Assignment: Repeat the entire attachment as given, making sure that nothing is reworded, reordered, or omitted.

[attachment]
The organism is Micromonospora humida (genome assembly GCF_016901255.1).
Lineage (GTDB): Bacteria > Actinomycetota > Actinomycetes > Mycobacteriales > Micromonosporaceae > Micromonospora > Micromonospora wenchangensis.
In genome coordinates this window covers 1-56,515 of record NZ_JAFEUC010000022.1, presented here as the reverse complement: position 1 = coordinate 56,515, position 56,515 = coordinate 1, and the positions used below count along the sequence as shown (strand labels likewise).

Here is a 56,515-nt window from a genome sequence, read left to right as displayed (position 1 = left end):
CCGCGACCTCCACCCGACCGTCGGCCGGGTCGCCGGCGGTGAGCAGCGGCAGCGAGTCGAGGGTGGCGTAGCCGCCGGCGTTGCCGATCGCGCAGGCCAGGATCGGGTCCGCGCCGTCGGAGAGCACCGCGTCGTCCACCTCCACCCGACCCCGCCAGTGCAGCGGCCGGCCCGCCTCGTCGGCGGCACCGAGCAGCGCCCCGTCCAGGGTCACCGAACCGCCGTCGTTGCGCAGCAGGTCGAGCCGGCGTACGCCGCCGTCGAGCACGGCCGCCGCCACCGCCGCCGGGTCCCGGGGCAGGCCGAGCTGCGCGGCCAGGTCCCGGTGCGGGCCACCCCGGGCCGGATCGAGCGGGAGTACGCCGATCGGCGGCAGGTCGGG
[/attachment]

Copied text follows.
The organism is Micromonospora humida (genome assembly GCF_016901255.1).
Lineage (GTDB): Bacteria > Actinomycetota > Actinomycetes > Mycobacteriales > Micromonosporaceae > Micromonospora > Micromonospora wenchangensis.
In genome coordinates this window covers 1-56,515 of record NZ_JAFEUC010000022.1, presented here as the reverse complement: position 1 = coordinate 56,515, position 56,515 = coordinate 1, and the positions used below count along the sequence as shown (strand labels likewise).

Here is a 56,515-nt window from a genome sequence, read left to right as displayed (position 1 = left end):
CCGCGACCTCCACCCGACCGTCGGCCGGGTCGCCGGCGGTGAGCAGCGGCAGCGAGTCGAGGGTGGCGTAGCCGCCGGCGTTGCCGATCGCGCAGGCCAGGATCGGGTCCGCGCCGTCGGAGAGCACCGCGTCGTCCACCTCCACCCGACCCCGCCAGTGCAGCGGCCGGCCCGCCTCGTCGGCGGCACCGAGCAGCGCCCCGTCCAGGGTCACCGAACCGCCGTCGTTGCGCAGCAGGTCGAGCCGGCGTACGCCGCCGTCGAGCACGGCCGCCGCCACCGCCGCCGGGTCCCGGGGCAGGCCGAGCTGCGCGGCCAGGTCCCGGTGCGGGCCACCCCGGGCCGGATCGAGCGGGAGTACGCCGATCGGCGGCAGGTCGGG